KIMO is a friendly AI assistant that helps people develop themselves more effectively. The basic system was built by Krishna Deepak Nallamilli (CTO), and Rens ter Weijde (CEO), who met in Harvard Business School and shared the same worries about the lack of human development towards the AI-era. The story of why we built what we did, you can find below. Let’s start with the two founders.
Krishna has been vice-chairman at Aditya in India, a renowned learning institute with over 70,000 students. In his role, he experienced the difficulty for students to compete in the future world directly: there is a lot to learn, and only so many hours. The old ‘classroom model’ of learning felt ineffective to him, and he dreamed of building a personalized learning mentor which would be driven by machine learning to optimize this process. He could clearly see the potential here, due to his background in computer science.
Rens has worked as a strategy consultant (McKinsey, Purpose+) for 8 years in The Netherlands, and served over 75 clients in his life as a consultant. He successfully founded Purpose+ and published two books around corporate transformations. In his journeys as a consultant, he found ‘a lack of successful re-skilling of employees’ to be one of the largest hurdles. Few people take enough time to educate themselves on a daily basis. In AI-terminology, when humans can choose between exploration and exploitation, adults seem to overwhelmingly go for the latter. He long feared that in preparing for an AI-driven world – where new skillsets, countries and business models will likely become relevant – this could be a grave mistake. Like Krishna, he dreamed of a better – more engaging – way to re-train our population. He came to the same conclusion as Krishna did, working with a different target audience and on another continent: learning for adults is broken.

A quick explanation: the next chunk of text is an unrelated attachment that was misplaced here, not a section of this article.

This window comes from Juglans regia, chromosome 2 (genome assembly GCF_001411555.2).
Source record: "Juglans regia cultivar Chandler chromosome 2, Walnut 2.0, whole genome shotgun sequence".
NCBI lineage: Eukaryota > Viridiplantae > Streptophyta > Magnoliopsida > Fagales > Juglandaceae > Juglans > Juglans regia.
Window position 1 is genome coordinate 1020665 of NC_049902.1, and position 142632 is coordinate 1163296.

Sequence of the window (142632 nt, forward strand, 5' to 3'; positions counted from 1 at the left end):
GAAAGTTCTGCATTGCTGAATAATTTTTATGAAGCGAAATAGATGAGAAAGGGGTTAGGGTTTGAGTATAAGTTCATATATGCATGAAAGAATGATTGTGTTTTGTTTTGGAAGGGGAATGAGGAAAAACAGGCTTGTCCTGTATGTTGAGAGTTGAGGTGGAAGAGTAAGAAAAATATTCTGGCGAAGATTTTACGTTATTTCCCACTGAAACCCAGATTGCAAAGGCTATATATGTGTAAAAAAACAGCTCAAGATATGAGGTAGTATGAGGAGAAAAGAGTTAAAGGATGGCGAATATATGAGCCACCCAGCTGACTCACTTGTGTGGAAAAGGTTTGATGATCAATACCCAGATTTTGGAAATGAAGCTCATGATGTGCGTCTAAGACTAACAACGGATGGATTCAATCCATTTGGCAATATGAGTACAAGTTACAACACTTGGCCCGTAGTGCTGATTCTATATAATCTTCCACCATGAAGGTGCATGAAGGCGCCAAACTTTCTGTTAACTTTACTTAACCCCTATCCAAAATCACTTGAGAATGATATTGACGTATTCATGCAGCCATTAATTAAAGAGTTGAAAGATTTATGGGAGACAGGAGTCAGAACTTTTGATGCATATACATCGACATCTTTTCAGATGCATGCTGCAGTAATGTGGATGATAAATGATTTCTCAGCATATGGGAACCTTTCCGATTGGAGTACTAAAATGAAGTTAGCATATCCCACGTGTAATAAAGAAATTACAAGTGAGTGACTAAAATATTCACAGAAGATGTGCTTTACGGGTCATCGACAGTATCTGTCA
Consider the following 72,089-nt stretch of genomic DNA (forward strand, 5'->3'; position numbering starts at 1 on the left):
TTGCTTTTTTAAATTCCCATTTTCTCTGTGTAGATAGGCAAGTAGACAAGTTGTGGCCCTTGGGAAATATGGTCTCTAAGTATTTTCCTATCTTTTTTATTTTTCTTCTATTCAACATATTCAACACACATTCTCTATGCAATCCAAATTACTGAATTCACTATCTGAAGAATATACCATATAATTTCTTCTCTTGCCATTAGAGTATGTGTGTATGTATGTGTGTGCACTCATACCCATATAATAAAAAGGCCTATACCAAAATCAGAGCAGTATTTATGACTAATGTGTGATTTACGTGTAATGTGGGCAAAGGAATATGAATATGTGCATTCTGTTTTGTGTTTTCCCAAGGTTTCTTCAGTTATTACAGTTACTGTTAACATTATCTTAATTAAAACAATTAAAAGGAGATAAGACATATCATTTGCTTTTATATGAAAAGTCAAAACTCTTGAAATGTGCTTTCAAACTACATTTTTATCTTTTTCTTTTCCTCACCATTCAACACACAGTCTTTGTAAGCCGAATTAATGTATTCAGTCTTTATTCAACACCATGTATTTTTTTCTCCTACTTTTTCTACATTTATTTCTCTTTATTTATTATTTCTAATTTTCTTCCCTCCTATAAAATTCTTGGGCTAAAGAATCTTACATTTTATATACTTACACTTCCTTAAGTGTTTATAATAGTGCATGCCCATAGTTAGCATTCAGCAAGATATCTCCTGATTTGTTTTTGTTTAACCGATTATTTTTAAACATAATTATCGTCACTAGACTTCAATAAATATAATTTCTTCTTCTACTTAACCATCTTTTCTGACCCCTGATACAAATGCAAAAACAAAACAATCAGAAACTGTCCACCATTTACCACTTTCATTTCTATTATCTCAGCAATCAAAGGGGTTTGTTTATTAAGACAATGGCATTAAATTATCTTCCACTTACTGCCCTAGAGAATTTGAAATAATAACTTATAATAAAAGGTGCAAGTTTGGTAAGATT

When Krishna and Rens met in Boston during their studies, their mutual interests came to light. They decided to partner up, using the strengths on both sides. Krishna would lead the development team in India, Rens would lead the front-end in The Netherlands. This set-up, although geographically far apart, would give Krishna direct access to his talent pool where Rens kept direct access to the client base in Western Europe.
Long story short: eight months later (time of writing: December 1st 2018) we are ready to launch the first AI-solution that should give people a better chance to re-train themselves. We hope you find it a valuable tool, and welcome your feedback!